Bi

How Cell Competition shapes tissue colonization and why it matters

date
17.01.2019 
time
11:00 AM - 12:00 PM 
speaker
Eugenia Piddini 
affiliation
University of Bristol, UK 
part of series
MPI-CBG Thursday Seminar 
language
en 
main topic
Biology: Cell Biology (incl. Molecular, Structural), Developmental Biology
host
Caren Norden 
abstract

Cell competition is a form of cell interaction that allows fitter cells (called ‘winners’) to kill less fit cells (called ‘losers’) and colonize tissues in their stead. The goal of the research we carry out in my group is to understand cell competition, its mechanism of action, and how it modulates cell colonization in tissues and organs. For our studies, we combine genetics and whole tissue in vivo studies in Drosophila with work using mammalian cultured cells, which together facilitate manipulation, live-cell imaging and translation of our findings to mammalian models.
We are interested in the role that cell competition may have in tumour promotion. Indeed we have shown in Drosophila tumour models that tumour and host tissues in fact compete and that clearance of host cells is required for tumour growth. We are also interested in how cell competition could be used to boost tissue repopulation in regenerative medicine.
To be able to manipulate cell competition it is essential to understand its mechanism of action and this too is an area of active investigation in my group. For example our group has discovered that mammalian cells in culture can compete using mechanical insults. We found that upregulation of p53 can lead cells to become hypersensitive to compaction and be killed by their fitter neighbours, through cell crowding. Since p53 is upregulated by a wealth of cellular stress conditions, our work suggests that mechanical cell competition may be a widespread mechanism to eliminate damaged cells from tissues. Related to this, I will present our recent unpublished work implicating p53 and mechanical cell competition in collective cell migration and wound healing in mammalian epithelia. If time allows I will also present our recent unpublished Drosophila work implicating proteotoxic stress in cell competition.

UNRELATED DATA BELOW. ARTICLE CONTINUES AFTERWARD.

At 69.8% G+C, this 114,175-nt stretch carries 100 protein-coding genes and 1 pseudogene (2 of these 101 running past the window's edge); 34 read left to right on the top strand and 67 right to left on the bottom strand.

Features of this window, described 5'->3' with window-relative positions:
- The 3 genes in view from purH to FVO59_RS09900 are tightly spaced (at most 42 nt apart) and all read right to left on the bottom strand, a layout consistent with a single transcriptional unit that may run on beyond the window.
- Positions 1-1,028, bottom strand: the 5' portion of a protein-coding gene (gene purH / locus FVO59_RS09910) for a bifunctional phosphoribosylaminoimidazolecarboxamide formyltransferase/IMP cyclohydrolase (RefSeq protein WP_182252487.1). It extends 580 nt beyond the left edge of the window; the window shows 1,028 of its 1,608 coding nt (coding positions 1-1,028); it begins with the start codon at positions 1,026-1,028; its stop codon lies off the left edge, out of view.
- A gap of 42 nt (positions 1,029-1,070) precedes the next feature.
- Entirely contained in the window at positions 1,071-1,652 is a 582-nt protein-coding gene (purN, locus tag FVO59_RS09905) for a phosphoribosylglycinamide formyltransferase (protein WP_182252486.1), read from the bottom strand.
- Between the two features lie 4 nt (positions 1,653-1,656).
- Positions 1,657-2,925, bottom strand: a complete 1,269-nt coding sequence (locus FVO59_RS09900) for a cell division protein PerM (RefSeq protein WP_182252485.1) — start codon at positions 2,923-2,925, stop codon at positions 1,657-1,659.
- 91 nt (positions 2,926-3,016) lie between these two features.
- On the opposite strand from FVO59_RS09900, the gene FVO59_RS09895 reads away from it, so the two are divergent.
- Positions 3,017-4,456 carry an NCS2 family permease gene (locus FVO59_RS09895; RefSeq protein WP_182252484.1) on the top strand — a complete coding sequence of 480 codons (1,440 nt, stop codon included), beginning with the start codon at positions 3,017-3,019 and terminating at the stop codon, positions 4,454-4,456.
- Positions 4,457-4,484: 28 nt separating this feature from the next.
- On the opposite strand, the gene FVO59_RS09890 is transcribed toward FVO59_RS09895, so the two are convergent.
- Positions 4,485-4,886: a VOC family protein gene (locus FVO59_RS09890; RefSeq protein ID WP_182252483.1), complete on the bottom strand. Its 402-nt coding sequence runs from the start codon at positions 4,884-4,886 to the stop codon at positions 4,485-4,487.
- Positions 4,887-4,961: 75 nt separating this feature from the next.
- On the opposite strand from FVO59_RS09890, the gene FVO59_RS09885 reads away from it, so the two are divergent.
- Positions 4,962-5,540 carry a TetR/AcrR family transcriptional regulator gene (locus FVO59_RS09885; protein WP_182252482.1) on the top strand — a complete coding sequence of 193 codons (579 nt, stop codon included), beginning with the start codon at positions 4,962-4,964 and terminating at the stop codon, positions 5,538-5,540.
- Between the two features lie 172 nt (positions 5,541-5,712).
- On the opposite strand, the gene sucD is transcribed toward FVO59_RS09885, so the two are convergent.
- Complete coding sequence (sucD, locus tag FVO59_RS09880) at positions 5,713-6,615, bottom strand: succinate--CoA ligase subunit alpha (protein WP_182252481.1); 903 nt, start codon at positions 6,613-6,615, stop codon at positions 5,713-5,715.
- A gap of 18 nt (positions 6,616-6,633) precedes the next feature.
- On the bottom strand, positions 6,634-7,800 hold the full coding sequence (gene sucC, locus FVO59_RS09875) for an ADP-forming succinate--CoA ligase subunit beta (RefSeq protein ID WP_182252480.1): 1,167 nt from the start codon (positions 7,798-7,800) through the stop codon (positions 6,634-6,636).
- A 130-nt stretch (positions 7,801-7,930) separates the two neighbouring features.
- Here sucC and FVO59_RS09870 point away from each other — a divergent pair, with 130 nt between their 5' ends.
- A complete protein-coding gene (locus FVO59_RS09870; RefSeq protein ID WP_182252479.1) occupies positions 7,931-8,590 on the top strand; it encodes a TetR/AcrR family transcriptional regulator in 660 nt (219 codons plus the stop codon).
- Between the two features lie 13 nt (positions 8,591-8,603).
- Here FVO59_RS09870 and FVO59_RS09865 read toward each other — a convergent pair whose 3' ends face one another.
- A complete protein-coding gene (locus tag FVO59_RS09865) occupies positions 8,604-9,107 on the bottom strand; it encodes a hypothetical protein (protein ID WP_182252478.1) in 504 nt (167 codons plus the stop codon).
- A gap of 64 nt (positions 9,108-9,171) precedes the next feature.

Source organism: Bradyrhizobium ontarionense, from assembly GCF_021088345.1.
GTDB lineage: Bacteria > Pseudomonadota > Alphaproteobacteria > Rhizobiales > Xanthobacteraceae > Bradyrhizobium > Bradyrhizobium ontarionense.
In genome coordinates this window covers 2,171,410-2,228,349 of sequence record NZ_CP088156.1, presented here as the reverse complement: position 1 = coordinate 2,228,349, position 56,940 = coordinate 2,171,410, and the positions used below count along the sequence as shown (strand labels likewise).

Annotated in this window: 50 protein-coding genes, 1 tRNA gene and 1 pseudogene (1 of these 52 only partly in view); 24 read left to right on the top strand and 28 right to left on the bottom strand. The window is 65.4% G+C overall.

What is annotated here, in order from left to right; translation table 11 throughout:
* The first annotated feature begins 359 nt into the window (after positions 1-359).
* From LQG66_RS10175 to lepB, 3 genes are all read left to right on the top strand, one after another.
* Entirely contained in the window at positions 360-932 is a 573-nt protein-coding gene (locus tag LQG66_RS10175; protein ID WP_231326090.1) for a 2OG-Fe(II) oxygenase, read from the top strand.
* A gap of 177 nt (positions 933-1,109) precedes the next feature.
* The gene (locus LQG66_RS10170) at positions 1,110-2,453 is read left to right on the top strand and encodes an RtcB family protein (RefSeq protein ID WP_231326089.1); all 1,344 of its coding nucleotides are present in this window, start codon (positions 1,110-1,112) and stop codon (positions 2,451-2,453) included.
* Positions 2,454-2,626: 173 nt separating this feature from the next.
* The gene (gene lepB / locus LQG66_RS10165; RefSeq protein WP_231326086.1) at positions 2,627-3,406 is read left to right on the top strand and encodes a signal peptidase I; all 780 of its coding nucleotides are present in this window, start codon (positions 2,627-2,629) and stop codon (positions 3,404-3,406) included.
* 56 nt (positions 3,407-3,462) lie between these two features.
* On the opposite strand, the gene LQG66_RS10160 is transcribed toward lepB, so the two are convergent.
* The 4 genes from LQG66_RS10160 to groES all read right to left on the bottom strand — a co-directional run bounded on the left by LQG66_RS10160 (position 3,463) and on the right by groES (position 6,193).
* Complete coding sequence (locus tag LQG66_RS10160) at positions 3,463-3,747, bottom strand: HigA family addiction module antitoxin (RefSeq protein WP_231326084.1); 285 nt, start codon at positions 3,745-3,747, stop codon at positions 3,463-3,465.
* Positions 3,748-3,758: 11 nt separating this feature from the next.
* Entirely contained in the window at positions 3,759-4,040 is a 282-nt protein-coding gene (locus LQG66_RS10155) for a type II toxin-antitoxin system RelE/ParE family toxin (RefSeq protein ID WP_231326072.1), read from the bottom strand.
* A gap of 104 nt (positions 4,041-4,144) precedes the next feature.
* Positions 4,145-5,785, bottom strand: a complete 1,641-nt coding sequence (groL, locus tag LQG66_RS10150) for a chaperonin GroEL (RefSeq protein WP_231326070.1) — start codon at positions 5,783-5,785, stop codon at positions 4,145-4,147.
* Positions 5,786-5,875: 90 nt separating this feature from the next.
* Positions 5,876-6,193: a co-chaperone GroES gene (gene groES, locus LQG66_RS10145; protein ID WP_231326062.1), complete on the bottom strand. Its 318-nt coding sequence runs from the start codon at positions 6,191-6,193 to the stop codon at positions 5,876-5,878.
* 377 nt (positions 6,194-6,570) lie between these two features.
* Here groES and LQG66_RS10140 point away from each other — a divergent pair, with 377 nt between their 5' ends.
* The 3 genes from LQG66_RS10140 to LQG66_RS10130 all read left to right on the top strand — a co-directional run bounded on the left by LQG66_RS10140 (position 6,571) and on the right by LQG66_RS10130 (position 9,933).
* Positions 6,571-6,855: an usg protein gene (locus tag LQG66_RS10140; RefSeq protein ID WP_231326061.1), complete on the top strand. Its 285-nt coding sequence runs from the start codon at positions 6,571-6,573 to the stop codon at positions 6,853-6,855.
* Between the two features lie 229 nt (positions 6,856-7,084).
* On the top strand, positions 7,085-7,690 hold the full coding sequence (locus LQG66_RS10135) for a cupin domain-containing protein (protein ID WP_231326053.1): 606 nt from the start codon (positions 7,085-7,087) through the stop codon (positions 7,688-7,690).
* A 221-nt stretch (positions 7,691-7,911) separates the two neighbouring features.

Last update: 18.01.2019 00:09.

venue 

Max Planck Institute of Molecular Cell Biology and Genetics (MPI-CBG Auditorium (big half)) 
Pfotenhauerstraße 108
01307 Dresden
telefon
+49 351 210-0 
fax
+49 351 210-2000 
e-mail
Max Planck Institute of Molecular Cell Biology and Genetics 
homepage
http://www.mpi-cbg.de 

organizer 

Max Planck Institute of Molecular Cell Biology and Genetics (MPI-CBG)
Pfotenhauerstraße 108
01307 Dresden
telefon
+49 351 210-0 
fax
+49 351 210-2000 
e-mail
Max Planck Institute of Molecular Cell Biology and Genetics (MPI-CBG) 
homepage
http://www.mpi-cbg.de 
Scan this code with your smartphone and get directly this event in your calendar. Increase the image size by clicking on the QR-Code if you have problems to scan it.